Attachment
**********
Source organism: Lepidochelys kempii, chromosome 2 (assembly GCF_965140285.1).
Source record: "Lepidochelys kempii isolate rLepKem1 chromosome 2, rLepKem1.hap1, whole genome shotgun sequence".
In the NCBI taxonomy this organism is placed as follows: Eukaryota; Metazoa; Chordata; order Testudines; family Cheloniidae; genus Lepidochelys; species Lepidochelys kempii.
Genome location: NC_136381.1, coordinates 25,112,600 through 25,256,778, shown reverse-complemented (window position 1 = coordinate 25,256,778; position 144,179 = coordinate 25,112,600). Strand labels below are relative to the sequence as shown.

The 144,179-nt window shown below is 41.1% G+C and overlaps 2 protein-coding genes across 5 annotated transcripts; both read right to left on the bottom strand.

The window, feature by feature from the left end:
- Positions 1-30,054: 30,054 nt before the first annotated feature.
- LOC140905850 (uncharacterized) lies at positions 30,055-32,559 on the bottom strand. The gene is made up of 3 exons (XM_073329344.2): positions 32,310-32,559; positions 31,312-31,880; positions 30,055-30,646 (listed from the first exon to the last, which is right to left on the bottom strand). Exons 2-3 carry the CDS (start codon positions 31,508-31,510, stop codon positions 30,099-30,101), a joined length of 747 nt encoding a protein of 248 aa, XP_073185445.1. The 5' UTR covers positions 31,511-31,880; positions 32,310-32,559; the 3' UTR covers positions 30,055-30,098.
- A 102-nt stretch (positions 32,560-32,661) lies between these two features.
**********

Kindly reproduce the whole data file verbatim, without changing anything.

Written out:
Source organism: Lepidochelys kempii, chromosome 2 (assembly GCF_965140285.1).
Source record: "Lepidochelys kempii isolate rLepKem1 chromosome 2, rLepKem1.hap1, whole genome shotgun sequence".
In the NCBI taxonomy this organism is placed as follows: Eukaryota; Metazoa; Chordata; order Testudines; family Cheloniidae; genus Lepidochelys; species Lepidochelys kempii.
Genome location: NC_136381.1, coordinates 25,112,600 through 25,256,778, shown reverse-complemented (window position 1 = coordinate 25,256,778; position 144,179 = coordinate 25,112,600). Strand labels below are relative to the sequence as shown.

The 144,179-nt window shown below is 41.1% G+C and overlaps 2 protein-coding genes across 5 annotated transcripts; both read right to left on the bottom strand.

The window, feature by feature from the left end:
- Positions 1-30,054: 30,054 nt before the first annotated feature.
- LOC140905850 (uncharacterized) lies at positions 30,055-32,559 on the bottom strand. The gene is made up of 3 exons (XM_073329344.2): positions 32,310-32,559; positions 31,312-31,880; positions 30,055-30,646 (listed from the first exon to the last, which is right to left on the bottom strand). Exons 2-3 carry the CDS (start codon positions 31,508-31,510, stop codon positions 30,099-30,101), a joined length of 747 nt encoding a protein of 248 aa, XP_073185445.1. The 5' UTR covers positions 31,511-31,880; positions 32,310-32,559; the 3' UTR covers positions 30,055-30,098.
- A 102-nt stretch (positions 32,560-32,661) lies between these two features.